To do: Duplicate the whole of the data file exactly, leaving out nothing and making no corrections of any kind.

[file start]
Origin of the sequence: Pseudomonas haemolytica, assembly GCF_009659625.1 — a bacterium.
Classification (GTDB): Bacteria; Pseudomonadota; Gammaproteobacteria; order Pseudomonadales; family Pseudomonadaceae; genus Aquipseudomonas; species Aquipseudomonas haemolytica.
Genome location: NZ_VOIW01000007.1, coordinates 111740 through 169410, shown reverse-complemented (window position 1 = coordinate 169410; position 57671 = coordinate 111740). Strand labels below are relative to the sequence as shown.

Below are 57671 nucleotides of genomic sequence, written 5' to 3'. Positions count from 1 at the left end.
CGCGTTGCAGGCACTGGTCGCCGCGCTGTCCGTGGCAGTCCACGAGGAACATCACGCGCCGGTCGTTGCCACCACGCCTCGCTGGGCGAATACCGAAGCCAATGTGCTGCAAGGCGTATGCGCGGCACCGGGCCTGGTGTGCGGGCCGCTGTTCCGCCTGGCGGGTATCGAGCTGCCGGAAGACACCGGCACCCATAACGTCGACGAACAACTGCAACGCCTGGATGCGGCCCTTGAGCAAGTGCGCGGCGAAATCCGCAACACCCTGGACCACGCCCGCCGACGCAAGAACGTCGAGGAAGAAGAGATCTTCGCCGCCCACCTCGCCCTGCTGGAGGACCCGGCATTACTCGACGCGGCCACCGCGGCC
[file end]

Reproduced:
Origin of the sequence: Pseudomonas haemolytica, assembly GCF_009659625.1 — a bacterium.
Classification (GTDB): Bacteria; Pseudomonadota; Gammaproteobacteria; order Pseudomonadales; family Pseudomonadaceae; genus Aquipseudomonas; species Aquipseudomonas haemolytica.
Genome location: NZ_VOIW01000007.1, coordinates 111740 through 169410, shown reverse-complemented (window position 1 = coordinate 169410; position 57671 = coordinate 111740). Strand labels below are relative to the sequence as shown.

Below are 57671 nucleotides of genomic sequence, written 5' to 3'. Positions count from 1 at the left end.
CGCGTTGCAGGCACTGGTCGCCGCGCTGTCCGTGGCAGTCCACGAGGAACATCACGCGCCGGTCGTTGCCACCACGCCTCGCTGGGCGAATACCGAAGCCAATGTGCTGCAAGGCGTATGCGCGGCACCGGGCCTGGTGTGCGGGCCGCTGTTCCGCCTGGCGGGTATCGAGCTGCCGGAAGACACCGGCACCCATAACGTCGACGAACAACTGCAACGCCTGGATGCGGCCCTTGAGCAAGTGCGCGGCGAAATCCGCAACACCCTGGACCACGCCCGCCGACGCAAGAACGTCGAGGAAGAAGAGATCTTCGCCGCCCACCTCGCCCTGCTGGAGGACCCGGCATTACTCGACGCGGCCACCGCGGCC